She had taken the pots out, emptied and cleaned them. Instead of painting beautiful images on them, Bree decided to plant beautiful things in them. Orchids, African violets, and French lavender lended their hues of vibrant and delicate purple and green to the white bathroom. Bree loved the dichotomy of the violets and orchids. They looked permanent, as if the dark leaves and velvety flowers were forever fixed in existence and would never flail into decay. But in the back of her mind there lurked the thought that she could pluck a flower and crush the petals until the flesh became discolored and break beyond recognition.
But she never listened or seriously entertained the thought. It rested in her mind, like a dark shadow sitting in a closet or hovering underneath a bed. Instead, Bree devoted hours of every week to caring for the flowers: watering, fertilizing, and checking their general health for parasites or fungus. Her intimacy with each of her orchids and violets meant that not a single bud was a surprise. Bree’s gaze lifted from her flowers to the transparent panes of the French windows. Her eyes followed those of the nearest nesting anhingas, bobbing their heads to their own song. Snakebirds. That was the name that she first knew them by and what most everybody referred to them as. It was because of their long, narrow, necks. They would dip head and neck in and out of the water like a snake, as they swam underneath the surface. But when Bree learned that the word “anhinga” came from the Tupi language meaning ‘snake bird’ or ‘devil bird,’ she decided to only refer to them as anhingas. As she watched them moving and swaying their heads slowly and rhythmically, Bree realized that the trees, that her entire backyard were full of anhingas. She was staring out into a land of devils who sang and danced to their hellish music. The branches they were raising their young on moved to the music too, but she wasn’t sure if the movement was from the birds, the wind, or if the trees were under the spell set by some strange magic.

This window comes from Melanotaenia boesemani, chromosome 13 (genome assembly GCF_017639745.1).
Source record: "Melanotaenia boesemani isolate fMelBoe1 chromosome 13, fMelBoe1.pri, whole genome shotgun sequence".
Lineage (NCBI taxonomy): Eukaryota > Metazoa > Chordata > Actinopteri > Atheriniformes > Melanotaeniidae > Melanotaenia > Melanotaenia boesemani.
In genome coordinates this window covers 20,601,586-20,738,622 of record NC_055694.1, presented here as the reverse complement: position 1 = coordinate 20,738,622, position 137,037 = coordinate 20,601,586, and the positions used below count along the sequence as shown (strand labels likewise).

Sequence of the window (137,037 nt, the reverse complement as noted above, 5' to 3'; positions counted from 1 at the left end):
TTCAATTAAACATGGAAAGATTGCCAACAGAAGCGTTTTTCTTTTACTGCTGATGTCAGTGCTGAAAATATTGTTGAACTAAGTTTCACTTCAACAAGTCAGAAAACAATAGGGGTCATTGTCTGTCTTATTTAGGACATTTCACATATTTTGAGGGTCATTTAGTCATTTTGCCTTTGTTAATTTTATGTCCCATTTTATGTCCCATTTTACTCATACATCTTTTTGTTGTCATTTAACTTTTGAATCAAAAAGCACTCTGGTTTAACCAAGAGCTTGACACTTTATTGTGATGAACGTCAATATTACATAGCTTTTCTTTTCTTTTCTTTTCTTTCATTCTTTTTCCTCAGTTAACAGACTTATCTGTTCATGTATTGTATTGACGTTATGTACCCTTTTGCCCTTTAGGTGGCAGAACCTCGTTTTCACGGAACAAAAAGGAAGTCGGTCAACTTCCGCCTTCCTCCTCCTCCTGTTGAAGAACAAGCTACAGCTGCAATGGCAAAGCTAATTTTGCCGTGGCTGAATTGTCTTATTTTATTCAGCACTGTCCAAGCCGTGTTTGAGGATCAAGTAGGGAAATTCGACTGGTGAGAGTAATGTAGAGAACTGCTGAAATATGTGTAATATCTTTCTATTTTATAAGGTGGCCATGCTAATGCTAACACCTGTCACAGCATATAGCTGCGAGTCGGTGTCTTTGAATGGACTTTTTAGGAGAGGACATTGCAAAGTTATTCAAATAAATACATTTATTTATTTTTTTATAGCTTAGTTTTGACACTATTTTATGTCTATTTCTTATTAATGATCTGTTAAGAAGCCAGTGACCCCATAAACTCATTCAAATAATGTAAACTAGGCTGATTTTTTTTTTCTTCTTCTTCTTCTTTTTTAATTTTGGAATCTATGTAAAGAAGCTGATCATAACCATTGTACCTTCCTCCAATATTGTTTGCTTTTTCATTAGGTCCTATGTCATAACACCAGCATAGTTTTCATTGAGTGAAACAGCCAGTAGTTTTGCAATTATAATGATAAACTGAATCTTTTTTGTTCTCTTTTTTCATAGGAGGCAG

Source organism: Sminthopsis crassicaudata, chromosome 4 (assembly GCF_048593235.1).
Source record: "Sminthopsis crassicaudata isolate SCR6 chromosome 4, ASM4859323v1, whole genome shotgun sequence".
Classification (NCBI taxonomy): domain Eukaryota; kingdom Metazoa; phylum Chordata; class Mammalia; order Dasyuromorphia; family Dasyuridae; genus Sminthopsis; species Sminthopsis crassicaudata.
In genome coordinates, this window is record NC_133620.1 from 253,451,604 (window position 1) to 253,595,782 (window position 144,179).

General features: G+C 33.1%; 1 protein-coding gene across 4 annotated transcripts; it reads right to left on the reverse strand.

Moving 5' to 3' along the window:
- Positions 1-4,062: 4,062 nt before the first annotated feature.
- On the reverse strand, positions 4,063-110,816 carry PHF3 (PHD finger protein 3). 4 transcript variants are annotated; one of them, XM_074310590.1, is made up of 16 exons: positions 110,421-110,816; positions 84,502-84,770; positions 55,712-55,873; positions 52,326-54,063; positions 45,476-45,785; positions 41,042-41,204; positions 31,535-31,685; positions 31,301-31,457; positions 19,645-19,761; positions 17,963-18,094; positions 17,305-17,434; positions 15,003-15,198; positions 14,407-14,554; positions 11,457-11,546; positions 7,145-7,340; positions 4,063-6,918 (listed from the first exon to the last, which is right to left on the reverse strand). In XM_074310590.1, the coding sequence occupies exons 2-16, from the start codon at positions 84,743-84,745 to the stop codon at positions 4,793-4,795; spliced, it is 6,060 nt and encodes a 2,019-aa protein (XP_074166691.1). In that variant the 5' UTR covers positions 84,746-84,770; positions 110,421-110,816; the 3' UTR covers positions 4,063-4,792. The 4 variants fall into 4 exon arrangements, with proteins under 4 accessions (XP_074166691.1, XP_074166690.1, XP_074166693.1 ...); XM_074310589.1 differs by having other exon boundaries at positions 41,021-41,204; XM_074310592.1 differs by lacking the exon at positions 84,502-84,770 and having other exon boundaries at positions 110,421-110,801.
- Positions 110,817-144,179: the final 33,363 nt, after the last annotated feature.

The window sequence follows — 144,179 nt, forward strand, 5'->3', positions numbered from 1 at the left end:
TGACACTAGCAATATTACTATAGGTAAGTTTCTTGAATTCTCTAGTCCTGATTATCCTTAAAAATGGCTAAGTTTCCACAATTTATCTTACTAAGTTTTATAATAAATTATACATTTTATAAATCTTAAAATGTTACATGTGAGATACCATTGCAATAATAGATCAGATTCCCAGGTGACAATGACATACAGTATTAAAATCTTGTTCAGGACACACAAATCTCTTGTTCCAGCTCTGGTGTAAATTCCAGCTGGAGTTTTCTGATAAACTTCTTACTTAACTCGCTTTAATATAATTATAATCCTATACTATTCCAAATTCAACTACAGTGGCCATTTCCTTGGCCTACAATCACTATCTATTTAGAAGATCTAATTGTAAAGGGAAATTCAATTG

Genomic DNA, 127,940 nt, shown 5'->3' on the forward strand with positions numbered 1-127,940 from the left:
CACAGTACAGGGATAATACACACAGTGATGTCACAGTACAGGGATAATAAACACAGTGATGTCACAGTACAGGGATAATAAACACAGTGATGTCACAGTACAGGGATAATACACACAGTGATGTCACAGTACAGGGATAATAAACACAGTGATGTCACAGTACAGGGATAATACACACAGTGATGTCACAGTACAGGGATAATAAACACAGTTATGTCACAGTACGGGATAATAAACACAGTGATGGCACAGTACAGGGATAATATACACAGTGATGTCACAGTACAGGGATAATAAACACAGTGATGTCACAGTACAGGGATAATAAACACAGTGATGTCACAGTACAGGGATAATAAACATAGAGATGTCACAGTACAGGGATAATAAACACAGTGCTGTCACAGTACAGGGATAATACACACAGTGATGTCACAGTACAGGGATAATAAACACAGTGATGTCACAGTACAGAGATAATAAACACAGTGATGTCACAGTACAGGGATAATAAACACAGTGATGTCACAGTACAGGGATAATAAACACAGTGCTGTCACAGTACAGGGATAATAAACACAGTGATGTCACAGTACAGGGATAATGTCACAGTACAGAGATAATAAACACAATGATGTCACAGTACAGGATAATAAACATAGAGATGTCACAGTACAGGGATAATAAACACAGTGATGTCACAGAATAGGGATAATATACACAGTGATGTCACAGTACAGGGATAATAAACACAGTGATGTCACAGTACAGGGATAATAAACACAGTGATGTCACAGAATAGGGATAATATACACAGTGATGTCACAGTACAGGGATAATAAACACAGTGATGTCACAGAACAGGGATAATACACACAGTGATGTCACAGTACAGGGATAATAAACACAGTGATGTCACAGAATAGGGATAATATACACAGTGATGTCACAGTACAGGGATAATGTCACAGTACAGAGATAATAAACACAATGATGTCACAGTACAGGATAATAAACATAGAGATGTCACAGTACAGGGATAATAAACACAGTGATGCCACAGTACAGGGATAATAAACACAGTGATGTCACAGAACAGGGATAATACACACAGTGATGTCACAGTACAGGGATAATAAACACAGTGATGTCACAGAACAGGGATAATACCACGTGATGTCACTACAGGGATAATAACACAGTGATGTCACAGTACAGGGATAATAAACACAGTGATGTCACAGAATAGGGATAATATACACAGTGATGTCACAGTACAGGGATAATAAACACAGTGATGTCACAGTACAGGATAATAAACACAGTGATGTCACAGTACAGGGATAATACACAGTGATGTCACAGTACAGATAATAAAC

As she watched, her soft breath became more shallow and ragged. A slow stream of sweat led its way down her spine, to settle on the curve of her hips beneath the cotton of her dress. The room she was in with egg-shell white walls, floor to ceiling mirror and clawed bathtub suddenly seemed hostile, stifling. With a rushed lunging movement she leaned over her orchids, nearly toppling them to the ground, grasping towards the French windows. She began to release them, struggling to open the last window as the humidity within the old house sometimes caused the wood to expand, nearly jamming the doors and windows shut. When it finally opened, the volume of the birds intensified, filling Bree’s ears, her mind, her body with their songs. The harshness of their voices filled the room, bouncing off the walls. The smell of heat and sweet moss crept in. Bree closed her eyes, her breath slowing back down. She hugged herself and began to rub her arms, leaving long red streaks on the inside of her triceps.